Apple Pays Student Record-High $105,000 Bug Bounty for Uncovering Safari, iCloud Vulnerability

BY Chandraveer Mathur

Published 25 Jan 2022

MacBook half shut

Some developers have been rather upset with Apple’s Bug Bounty Program, but one student just collected a $105,000 payout for discovering a vulnerability. This is thought to be a record-high bounty. He was reportedly rewarded for showing Apple how bad actors could hack webcams on Apple devices and make them vulnerable to subsequent attacks.

Ryan Pickren, the cybersecurity student who unmasked the vulnerabilities, says they arise from various issues in iCloud and Safari. The issues allowed malicious websites to attack Apple devices and gain unrestricted access to online accounts such as Gmail, iCloud, and Paypal, among others. It would also give the attackers access to the device’s camera, microphone, and on-screen content.

The Bug Bounty Program can reward contributors up to $1 million, and Apple discloses the maximum bounty awarded per issue category. However, individuals who discover the bugs need not disclose their payouts. Pickren’s bounty is said to be $500 more than the previous highest reward the Cupertino giant gave out.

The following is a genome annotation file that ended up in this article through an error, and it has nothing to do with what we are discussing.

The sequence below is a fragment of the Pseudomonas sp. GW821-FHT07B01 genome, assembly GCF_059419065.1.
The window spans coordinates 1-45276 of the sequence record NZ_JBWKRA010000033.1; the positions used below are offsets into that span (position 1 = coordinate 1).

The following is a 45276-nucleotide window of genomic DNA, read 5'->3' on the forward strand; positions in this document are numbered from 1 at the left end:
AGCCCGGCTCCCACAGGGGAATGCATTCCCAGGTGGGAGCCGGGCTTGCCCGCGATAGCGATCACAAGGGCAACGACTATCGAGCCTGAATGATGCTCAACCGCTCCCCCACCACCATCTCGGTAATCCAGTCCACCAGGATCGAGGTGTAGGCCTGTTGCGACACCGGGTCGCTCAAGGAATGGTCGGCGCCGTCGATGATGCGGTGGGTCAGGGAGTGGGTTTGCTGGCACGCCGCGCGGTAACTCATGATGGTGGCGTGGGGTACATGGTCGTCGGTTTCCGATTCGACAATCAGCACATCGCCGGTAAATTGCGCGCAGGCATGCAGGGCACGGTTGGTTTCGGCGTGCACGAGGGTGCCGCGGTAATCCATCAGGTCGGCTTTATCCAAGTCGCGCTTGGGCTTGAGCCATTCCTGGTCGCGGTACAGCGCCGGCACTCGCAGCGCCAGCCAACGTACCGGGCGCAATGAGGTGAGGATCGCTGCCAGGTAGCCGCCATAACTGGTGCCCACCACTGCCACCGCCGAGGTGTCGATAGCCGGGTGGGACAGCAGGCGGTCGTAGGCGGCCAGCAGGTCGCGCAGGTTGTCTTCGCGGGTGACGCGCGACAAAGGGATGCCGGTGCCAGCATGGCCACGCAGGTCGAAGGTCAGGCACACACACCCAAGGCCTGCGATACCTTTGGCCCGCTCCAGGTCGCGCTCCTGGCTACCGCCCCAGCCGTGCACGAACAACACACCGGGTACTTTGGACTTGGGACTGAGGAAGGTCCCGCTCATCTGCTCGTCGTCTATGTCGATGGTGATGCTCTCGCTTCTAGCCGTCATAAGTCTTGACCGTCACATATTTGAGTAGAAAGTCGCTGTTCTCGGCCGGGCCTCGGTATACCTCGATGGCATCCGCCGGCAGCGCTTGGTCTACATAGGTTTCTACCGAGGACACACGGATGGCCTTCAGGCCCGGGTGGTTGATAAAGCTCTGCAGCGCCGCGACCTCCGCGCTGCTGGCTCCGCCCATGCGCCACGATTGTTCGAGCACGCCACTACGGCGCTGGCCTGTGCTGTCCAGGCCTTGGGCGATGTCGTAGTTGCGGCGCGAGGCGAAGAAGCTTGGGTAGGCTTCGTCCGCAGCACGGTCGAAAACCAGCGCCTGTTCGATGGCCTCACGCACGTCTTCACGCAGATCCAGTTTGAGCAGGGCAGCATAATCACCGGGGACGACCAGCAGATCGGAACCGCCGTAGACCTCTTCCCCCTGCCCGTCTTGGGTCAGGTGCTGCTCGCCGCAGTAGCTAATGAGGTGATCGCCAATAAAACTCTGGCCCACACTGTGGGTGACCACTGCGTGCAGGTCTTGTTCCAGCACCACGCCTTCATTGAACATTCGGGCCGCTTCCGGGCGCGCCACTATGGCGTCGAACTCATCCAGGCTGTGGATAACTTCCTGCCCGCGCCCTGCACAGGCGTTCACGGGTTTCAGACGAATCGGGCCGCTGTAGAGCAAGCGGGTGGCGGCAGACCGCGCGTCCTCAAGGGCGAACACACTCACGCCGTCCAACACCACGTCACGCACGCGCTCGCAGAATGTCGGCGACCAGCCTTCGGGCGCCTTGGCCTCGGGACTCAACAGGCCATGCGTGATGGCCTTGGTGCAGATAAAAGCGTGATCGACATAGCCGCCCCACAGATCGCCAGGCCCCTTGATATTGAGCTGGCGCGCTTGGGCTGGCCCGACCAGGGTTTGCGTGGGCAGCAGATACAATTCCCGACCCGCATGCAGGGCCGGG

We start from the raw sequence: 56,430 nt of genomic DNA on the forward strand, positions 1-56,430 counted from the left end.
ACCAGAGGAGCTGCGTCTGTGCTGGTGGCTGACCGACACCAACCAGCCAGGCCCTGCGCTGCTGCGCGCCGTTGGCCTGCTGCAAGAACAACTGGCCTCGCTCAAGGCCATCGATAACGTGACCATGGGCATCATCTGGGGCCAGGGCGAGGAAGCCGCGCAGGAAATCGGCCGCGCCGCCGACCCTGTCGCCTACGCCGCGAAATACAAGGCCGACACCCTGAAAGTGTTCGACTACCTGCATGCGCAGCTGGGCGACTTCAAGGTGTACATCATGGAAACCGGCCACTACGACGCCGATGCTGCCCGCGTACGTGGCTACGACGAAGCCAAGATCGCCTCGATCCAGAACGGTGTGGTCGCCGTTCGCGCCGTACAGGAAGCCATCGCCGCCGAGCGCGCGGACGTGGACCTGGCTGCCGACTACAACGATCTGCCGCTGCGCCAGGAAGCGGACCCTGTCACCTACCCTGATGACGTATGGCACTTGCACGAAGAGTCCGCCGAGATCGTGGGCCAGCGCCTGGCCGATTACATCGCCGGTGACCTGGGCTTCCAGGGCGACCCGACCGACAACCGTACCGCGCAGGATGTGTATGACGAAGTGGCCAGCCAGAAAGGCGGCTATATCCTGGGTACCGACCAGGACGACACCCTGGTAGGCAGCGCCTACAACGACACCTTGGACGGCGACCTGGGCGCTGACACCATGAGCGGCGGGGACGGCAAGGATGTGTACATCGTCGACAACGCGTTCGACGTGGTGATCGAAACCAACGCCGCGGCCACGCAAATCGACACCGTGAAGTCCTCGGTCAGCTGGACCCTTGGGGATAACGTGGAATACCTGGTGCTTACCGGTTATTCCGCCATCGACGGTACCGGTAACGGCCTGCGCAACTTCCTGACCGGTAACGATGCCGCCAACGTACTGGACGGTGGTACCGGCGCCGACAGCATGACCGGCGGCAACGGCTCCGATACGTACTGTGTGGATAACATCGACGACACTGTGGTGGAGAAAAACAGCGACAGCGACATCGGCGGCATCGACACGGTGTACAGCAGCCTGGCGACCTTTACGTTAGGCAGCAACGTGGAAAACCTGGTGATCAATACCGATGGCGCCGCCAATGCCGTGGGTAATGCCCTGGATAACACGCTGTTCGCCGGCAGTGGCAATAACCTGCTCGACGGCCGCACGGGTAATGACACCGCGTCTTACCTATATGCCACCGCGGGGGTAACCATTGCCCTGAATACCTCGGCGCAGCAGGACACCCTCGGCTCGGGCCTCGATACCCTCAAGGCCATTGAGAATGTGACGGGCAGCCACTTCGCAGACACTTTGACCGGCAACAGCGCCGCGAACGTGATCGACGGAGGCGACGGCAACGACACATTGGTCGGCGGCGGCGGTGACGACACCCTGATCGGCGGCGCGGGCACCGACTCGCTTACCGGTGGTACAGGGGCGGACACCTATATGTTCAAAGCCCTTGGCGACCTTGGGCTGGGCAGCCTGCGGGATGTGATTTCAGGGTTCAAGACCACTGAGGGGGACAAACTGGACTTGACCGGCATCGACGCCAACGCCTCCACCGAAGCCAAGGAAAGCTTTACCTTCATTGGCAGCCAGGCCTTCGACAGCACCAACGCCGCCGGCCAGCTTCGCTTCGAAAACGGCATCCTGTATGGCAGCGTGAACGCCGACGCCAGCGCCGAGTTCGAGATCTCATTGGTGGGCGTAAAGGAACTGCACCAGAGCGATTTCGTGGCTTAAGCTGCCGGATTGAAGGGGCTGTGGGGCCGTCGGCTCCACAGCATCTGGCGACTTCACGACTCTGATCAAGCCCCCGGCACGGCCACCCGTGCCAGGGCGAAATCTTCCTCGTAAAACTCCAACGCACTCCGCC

Earlier, Pickren discovered another iPhone and Mac camera vulnerability. In a detailed blog post, he adds that the newly-discovered issue could give bad actors full access to the device file system. Safari locally stores copies of websites in “webarchive” files. If attackers modify this file, they could wreak havoc. Pickren believes Apple considered it unlikely that an attacker would go to the lengths of downloading the victim’s webarchive file and editing it to attack.

“A startling feature of these files is that they specify the web origin that the content should be rendered in. This is an awesome trick to let Safari rebuild the context of the saved website, but as the Metasploit authors pointed out back in 2013 if an attacker can somehow modify this file, they could effectively achieve UXSS (universal cross-site scripting) by design.”

“Granted this decision was made nearly a decade ago when the browser security model wasn’t nearly as mature as it is today. Prior to Safari 13, no warnings were even displayed to the user before a website downloaded arbitrary files. So planting the webarchive file was easy.”

Apple has since patched the vulnerability and paid Pickren $105,000 for discovering it.